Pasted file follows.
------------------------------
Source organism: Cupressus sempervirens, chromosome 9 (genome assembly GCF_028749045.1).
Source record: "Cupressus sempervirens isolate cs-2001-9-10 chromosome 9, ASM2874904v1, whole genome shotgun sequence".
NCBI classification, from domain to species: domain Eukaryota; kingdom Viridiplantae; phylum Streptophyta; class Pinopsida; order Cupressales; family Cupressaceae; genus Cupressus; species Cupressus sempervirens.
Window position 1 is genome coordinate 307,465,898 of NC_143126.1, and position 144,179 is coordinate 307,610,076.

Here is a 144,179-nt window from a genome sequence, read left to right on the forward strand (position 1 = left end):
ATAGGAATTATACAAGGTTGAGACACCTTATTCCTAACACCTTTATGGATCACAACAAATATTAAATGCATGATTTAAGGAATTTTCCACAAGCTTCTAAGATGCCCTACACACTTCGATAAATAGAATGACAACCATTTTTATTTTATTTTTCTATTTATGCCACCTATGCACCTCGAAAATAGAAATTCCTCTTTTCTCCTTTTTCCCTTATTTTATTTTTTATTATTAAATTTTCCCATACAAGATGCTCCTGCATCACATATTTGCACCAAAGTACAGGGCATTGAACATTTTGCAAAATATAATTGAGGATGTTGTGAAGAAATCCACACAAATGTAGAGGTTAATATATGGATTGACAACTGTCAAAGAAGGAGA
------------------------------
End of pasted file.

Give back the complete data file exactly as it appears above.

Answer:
Source organism: Cupressus sempervirens, chromosome 9 (genome assembly GCF_028749045.1).
Source record: "Cupressus sempervirens isolate cs-2001-9-10 chromosome 9, ASM2874904v1, whole genome shotgun sequence".
NCBI classification, from domain to species: domain Eukaryota; kingdom Viridiplantae; phylum Streptophyta; class Pinopsida; order Cupressales; family Cupressaceae; genus Cupressus; species Cupressus sempervirens.
Window position 1 is genome coordinate 307,465,898 of NC_143126.1, and position 144,179 is coordinate 307,610,076.

Here is a 144,179-nt window from a genome sequence, read left to right on the forward strand (position 1 = left end):
ATAGGAATTATACAAGGTTGAGACACCTTATTCCTAACACCTTTATGGATCACAACAAATATTAAATGCATGATTTAAGGAATTTTCCACAAGCTTCTAAGATGCCCTACACACTTCGATAAATAGAATGACAACCATTTTTATTTTATTTTTCTATTTATGCCACCTATGCACCTCGAAAATAGAAATTCCTCTTTTCTCCTTTTTCCCTTATTTTATTTTTTATTATTAAATTTTCCCATACAAGATGCTCCTGCATCACATATTTGCACCAAAGTACAGGGCATTGAACATTTTGCAAAATATAATTGAGGATGTTGTGAAGAAATCCACACAAATGTAGAGGTTAATATATGGATTGACAACTGTCAAAGAAGGAGA